Another one that’s a bit of a cheat, as this was the inlay card in a CD compilation, but it did later lead to a spectacularly good full-length book, which you can read my extremely impressed thoughts on here. At a time when if you wanted to know anything about sixties pop music beyond Freddie And The Dreamers and Susan Maughan you had to go trawling through densely written features full of catalogue numbers, irrelevant recollections of the plumbing arrangements at live venues, unsatisfying bitterly recounted reasons for lack of chart prowess, and bizarre personal reminiscences from the writer that nobody asked for, Rob dispensed with all of that in hilariously blunt fashion, declaring that all that matters are the actual interesting details, mainstream cultural context, and direct personal connections with the music like, say, if you’d been caught trying to shoplift one of the singles that you’d included on the compilation. The rest you can just fill up with jokey references to Ivor The Engine and how bad The Troggs’ lyrics are. For someone who was already quite fed up with boring drone-voiced sleevenotes with a casual and scattershot approach to reaching the wordcount as measured in centimetres – “b-side was Salamanda Palaganda“ indeed – the idea that you could be both interesting and funny, or even irreverent, about this most scholastic and reverential of subjects was a complete revelation. I read and re-read those sleevenotes, at least once while Mark Radcliffe was doing much the same thing on Out On Blue Six (in fact, I originally bought the album after hearing him play I Wish I Was Five by Scrugg), and life for the poor old Walham Green East Wapping Carpet Cleaning Rodent And Boggit Extermination Association would never be quite the same again.
Random Precision: Recording The Music Of Syd Barrett by David Parker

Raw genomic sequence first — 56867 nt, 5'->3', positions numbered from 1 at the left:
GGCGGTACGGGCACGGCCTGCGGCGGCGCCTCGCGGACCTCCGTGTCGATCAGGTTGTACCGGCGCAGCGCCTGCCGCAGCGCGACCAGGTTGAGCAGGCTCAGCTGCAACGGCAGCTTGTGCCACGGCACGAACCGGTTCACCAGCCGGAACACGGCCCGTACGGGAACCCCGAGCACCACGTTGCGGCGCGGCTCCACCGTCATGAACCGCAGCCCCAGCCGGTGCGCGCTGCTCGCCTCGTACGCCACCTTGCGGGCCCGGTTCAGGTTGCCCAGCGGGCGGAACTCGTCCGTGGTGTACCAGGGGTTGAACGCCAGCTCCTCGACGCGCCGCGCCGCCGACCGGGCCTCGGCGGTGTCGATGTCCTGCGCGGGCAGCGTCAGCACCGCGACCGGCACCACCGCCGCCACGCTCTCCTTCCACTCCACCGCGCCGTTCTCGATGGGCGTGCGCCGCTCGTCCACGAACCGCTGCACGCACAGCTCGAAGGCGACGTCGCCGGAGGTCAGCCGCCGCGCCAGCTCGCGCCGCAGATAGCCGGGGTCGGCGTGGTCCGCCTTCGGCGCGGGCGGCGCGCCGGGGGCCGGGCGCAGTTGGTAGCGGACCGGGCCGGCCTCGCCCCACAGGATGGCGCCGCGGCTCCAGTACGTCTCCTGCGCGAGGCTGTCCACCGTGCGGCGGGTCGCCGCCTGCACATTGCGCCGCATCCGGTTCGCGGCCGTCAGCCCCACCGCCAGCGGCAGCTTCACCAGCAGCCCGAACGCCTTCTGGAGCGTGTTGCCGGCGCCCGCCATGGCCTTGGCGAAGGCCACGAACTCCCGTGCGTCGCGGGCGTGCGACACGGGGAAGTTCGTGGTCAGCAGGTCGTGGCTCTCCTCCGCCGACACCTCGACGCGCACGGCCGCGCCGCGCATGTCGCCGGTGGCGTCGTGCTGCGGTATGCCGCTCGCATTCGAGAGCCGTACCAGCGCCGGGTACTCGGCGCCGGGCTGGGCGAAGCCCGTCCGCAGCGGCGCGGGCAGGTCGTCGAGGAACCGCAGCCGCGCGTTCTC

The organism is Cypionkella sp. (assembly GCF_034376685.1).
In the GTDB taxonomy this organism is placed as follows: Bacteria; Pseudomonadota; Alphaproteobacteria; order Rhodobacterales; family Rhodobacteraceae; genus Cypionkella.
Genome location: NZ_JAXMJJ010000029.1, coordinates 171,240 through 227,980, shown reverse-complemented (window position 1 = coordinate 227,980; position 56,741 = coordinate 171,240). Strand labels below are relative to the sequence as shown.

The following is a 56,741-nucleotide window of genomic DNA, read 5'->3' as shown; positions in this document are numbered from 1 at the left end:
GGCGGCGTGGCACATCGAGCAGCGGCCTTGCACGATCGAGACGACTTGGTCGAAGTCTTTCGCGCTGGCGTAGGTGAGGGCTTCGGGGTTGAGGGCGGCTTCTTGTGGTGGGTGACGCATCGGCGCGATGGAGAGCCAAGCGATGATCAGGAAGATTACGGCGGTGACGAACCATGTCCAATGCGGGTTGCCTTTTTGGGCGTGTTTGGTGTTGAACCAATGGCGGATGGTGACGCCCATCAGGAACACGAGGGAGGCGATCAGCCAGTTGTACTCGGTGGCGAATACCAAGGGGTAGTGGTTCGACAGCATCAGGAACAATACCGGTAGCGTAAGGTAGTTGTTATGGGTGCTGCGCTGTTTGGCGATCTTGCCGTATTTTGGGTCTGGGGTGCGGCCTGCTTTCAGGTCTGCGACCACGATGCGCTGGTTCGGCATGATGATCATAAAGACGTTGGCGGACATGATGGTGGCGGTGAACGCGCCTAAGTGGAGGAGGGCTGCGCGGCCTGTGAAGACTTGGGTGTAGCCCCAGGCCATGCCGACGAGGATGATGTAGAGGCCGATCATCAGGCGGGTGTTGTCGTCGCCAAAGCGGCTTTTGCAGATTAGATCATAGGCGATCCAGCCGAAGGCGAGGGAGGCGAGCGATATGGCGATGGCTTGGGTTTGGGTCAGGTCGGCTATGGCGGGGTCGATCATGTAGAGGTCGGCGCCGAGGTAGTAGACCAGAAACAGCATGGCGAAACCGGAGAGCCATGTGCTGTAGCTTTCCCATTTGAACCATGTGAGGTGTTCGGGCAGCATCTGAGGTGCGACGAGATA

At completely the other end of the good writing about music scale, David Parker’s book set out to ignore all of the prurient and exploitative (and mostly demonstrably untrue) gibberish that’s been written about ‘Mad Genius’ Syd Barrett and concentrate on the cold hard facts of his musical career and what ‘story’ they could tell us. Where others preferred to devote ludicrous amounts of pages to ludicrous stories about buying all the penny chews in Harrods and secretly writing Hands Up for Ottawan or something, he went rifling through dusty old paper files and scribbled out notes on empty tape boxes in the hope of learning what was recorded and when. Along the way he uncovered details of long-forgotten television and radio appearances, abandoned songs that even the band couldn’t recall, and definitive details of what Syd did and didn’t play on A Saucerful Of Secrets, which was more than anyone else had ever managed. There are joyous moments, such as when he spoke to the wife of the session musician who played tuba on Syd’s second solo album, or contacting the Salvation Army in the hope of identifying the musicians who contributed to Jugband Blues and finding himself speaking to a fellow Pink Floyd fan who was thrilled by the idea, and some less joyous ones as well; the sober and downcast account of the ‘depressing experience’ of listening to the uncompleted minimalist r’n’b-influenced recordings for the projected 1974 album says more about Syd’s decline than any amount of wittering about ‘acid visionaries’ ever could do. Some scoffed that it was “about as interesting to the general reader as a bus timetable”, but that’s missing the point; a real and fascinating story did emerge about life as a serious musician in an industry that was still geared exclusively towards variety and pop music. The touring schedule alone would be enough to put you off dreams of chart stardom. Crucially, it didn’t purport to be the last word on the subject, freely flagging up factual gaps and discrepancies, educated guesswork, unsolvable contradictions and good old fashioned mysteries, and tacitly encouraging the reader to build on his work. Incidentally, one person who didn’t scoff and did build on his work was Rob Chapman, who went on to do an actual proper Syd Barrett biography, which attacked the ‘legends’ of bizarre behaviour with logic and first hand sources and asked outright why everyone seemed so sure about their veracity when nobody can say for certain who plays what on half of The Madcap Laughs. A question that, amazingly, there doesn’t seem to be an answer to.